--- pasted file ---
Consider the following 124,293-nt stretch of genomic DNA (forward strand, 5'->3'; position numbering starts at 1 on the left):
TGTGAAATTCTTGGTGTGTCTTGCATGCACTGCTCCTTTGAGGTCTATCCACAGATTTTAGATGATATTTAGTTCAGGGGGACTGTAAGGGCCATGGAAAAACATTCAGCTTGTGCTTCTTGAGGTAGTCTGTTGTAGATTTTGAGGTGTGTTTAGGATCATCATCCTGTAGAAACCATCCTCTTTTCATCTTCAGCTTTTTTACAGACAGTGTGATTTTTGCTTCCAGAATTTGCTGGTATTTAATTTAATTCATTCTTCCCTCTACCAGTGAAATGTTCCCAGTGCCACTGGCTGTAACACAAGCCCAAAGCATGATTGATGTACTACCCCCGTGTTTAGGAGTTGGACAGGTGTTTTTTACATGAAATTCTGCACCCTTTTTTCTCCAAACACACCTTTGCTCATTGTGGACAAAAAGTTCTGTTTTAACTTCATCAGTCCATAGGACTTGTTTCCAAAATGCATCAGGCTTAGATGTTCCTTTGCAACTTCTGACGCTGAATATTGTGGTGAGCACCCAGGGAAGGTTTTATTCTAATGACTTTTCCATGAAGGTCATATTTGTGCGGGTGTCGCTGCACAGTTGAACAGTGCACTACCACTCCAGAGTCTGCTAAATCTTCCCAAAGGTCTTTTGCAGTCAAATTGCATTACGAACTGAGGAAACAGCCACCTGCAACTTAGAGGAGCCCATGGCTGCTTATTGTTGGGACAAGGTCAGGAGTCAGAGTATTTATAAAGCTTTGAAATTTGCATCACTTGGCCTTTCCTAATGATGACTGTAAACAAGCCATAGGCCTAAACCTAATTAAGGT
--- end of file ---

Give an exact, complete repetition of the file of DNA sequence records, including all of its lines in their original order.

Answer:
Consider the following 124,293-nt stretch of genomic DNA (forward strand, 5'->3'; position numbering starts at 1 on the left):
TGTGAAATTCTTGGTGTGTCTTGCATGCACTGCTCCTTTGAGGTCTATCCACAGATTTTAGATGATATTTAGTTCAGGGGGACTGTAAGGGCCATGGAAAAACATTCAGCTTGTGCTTCTTGAGGTAGTCTGTTGTAGATTTTGAGGTGTGTTTAGGATCATCATCCTGTAGAAACCATCCTCTTTTCATCTTCAGCTTTTTTACAGACAGTGTGATTTTTGCTTCCAGAATTTGCTGGTATTTAATTTAATTCATTCTTCCCTCTACCAGTGAAATGTTCCCAGTGCCACTGGCTGTAACACAAGCCCAAAGCATGATTGATGTACTACCCCCGTGTTTAGGAGTTGGACAGGTGTTTTTTACATGAAATTCTGCACCCTTTTTTCTCCAAACACACCTTTGCTCATTGTGGACAAAAAGTTCTGTTTTAACTTCATCAGTCCATAGGACTTGTTTCCAAAATGCATCAGGCTTAGATGTTCCTTTGCAACTTCTGACGCTGAATATTGTGGTGAGCACCCAGGGAAGGTTTTATTCTAATGACTTTTCCATGAAGGTCATATTTGTGCGGGTGTCGCTGCACAGTTGAACAGTGCACTACCACTCCAGAGTCTGCTAAATCTTCCCAAAGGTCTTTTGCAGTCAAATTGCATTACGAACTGAGGAAACAGCCACCTGCAACTTAGAGGAGCCCATGGCTGCTTATTGTTGGGACAAGGTCAGGAGTCAGAGTATTTATAAAGCTTTGAAATTTGCATCACTTGGCCTTTCCTAATGATGACTGTAAACAAGCCATAGGCCTAAACCTAATTAAGGT